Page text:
Under the Clery Act, colleges and universities are required to publish an Annual Safety Report (ASR). The ASR must report all crimes and offenses that occurred by type of crime or offense and by the general location where the crime or offense occurred. The general location categories are 1) on-campus, 2) non-campus, and 3) public property.
The Clery Act also requires colleges to separately report crimes and offenses that occurred in residential housing, as a subset of the on-campus category. The Clery Act is enforced by the United States Department of Education.
The Title IX Act is a civil rights law that focuses on prohibiting discrimination on the basis of gender in education programs and activities of educational institutions. The U.S. Department of Education’s Office for Civil Rights (OCR) clarifies that sexual violence is a form of sex discrimination; therefore, colleges and universities have specific responsibilities for addressing sexual harassment, sexual assault, and other gender-based forms of violence.
History of the Clery Act
The Clery Act was signed into law in 1990 after the 1986 rape and murder of Jeanne Clery, a 19-year-old college student.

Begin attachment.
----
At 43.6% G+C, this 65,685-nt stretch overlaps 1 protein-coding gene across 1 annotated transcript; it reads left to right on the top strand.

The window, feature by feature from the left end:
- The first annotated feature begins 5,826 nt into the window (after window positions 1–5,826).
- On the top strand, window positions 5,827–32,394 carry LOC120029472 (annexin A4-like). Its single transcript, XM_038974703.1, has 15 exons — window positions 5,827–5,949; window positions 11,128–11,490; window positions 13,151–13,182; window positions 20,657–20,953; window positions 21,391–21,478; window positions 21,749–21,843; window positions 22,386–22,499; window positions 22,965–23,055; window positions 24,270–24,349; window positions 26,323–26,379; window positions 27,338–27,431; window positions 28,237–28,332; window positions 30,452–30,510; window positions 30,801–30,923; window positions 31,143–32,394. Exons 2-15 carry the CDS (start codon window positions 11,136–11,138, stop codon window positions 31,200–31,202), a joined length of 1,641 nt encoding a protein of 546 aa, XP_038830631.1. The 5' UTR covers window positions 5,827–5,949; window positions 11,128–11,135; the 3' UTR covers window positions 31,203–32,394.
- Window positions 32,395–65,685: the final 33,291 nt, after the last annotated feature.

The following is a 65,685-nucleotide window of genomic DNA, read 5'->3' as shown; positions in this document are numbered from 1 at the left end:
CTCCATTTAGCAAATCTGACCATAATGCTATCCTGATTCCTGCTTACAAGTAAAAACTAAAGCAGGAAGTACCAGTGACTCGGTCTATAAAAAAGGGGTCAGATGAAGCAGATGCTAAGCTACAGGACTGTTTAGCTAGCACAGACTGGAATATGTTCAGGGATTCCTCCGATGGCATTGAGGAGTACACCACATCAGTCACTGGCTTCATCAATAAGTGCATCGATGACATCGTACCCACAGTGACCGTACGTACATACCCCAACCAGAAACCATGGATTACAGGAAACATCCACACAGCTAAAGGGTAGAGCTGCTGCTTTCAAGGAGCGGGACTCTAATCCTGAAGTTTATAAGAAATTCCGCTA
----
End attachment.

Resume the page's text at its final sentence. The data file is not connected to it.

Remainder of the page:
The Clery Act requires colleges and universities that participate in federal financial aid programs (known as Title IX schools) to disclose information about crimes occurring on their campuses as well as to have specific campus safety and security-related policies and procedures in place.
The 2013 Violence Against Women Reauthorization Act (VAWA) amended the Clery Act to expand the rights of campus survivors of sexual assault, domestic violence, dating violence, and stalking. These amendments also created new requirements related to institutions’ prevention and response efforts to VAWA-related crimes.
How the Jeanne Clery Act and Title IX Act Intersect with One Another
Colleges and universities must comply with the Clery Act and the Title IX Act, both of which address sexual violence incidents.